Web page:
Understanding Age-Related Sight Loss 

Age-Related Sight Loss 

Age-related sight loss affects around 79% of people over the age of 64 in the UK. Understanding the causes of eye disease is an important first step to seeking help.

 

Three Common Age-Related Sight Loss Conditions 

Age-related Macular Degeneration (AMD)

is eye disease leading cause of sight loss worldwide. It is a progressive condition where ageing causes damage to the macula, the part of the eye that controls sharp, detailed central vision. This causes the central visual field to become blurry or to develop dark spots. It can also cause vision to become distorted where objects seem to be displaced and/or straight lines appear wavy. 

Glaucoma

can occur at any age, but it is another leading cause of sight loss for people as they age. Glaucoma occurs when fluid build-up causes high eye pressure. This ultimately damages the optic nerve, the part of the eye that delivers visual input to the brain. Glaucoma is not easily detected. This is because its effects are so gradual and decreased vision is not noticeable until its later stages. 

Cataracts

occur in older adults because, with ageing, the lenses in the eyes are prone to break down and begin to leak protein that clumps together. When untreated it causes blurry, hazy, or cloudy vision.

 

Taking the first Step to Overcoming Vision Loss 

With vision loss can come many limitations. No longer being able to drive, read regular print, clearly see the faces of loved ones, and perform daily tasks with ease can be very discouraging for someone who has always been able to do these things.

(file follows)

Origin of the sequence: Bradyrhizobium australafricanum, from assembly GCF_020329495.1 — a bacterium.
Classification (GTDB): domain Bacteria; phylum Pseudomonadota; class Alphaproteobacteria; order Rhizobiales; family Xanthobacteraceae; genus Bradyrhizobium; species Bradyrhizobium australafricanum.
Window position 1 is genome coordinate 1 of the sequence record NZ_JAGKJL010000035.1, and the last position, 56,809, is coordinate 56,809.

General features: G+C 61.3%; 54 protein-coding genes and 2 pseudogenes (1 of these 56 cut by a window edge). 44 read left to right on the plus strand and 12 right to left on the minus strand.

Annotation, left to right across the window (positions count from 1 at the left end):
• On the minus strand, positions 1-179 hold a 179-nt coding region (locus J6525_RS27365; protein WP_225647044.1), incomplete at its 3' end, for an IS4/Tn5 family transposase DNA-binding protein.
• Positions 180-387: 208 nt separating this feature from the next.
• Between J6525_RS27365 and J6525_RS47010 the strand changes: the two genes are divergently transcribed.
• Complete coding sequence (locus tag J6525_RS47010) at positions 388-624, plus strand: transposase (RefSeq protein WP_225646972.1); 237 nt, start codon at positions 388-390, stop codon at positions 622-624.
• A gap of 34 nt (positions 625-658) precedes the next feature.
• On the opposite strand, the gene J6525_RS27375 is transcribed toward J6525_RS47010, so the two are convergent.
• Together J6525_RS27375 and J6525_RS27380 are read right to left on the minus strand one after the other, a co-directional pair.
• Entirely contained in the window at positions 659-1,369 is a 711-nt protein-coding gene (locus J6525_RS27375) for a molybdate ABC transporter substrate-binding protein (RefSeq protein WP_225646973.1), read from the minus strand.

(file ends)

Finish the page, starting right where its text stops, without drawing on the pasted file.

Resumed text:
Encouraging a positive outlook is the first step to overcoming any difficulty in life and it’s no different when facing sight loss. It’s important to understand that medical conditions do not define individuals and people have the power to choose to live meaningful vibrant lives regardless of their age or physical disabilities.

Support & Resources 

Age-Related Sight Loss , eye disease, Image of a retired gentleman with grey hair, wearing dark rimmed glasses smiling broadly while in conversation with another person who is not facing the camera

From there, it’s a matter of finding real solutions to accomplish everyday goals. Staying connected to family and friends and getting involved with a support group can greatly ease this process and increase confidence in maintaining independence. 

Fortunately, we live in a time where there are countless options available. Whether it’s services like ride sharing and personal shopping assistance, or assistive devices like magnifiers and money identifiers, or high-tech assistive technology like screen readers and a fully voice operated smart phone like the RealSAM Pocket, there are real solutions to adapting to life with sight loss. 

By Guenivir Kendrick with help from ChatGPT 

REFERENCES:

Facts about sight loss | Fight for Sight

Cataract. AOA.org. (n.d.). Retrieved March 18, 2023, from https://www.aoa.org/healthy-eyes/eye-and-vision-conditions/cataract?sso=y 

Glaucoma. AOA.org. (n.d.). Retrieved March 18, 2023, from https://www.aoa.org/healthy-eyes/eye-and-vision-conditions/glaucoma?sso=y 

Macular degeneration. AOA.org. (n.d.). Retrieved March 18, 2023, from https://www.aoa.org/healthy-eyes/eye-and-vision-conditions/macular-degeneration?sso=y 

 

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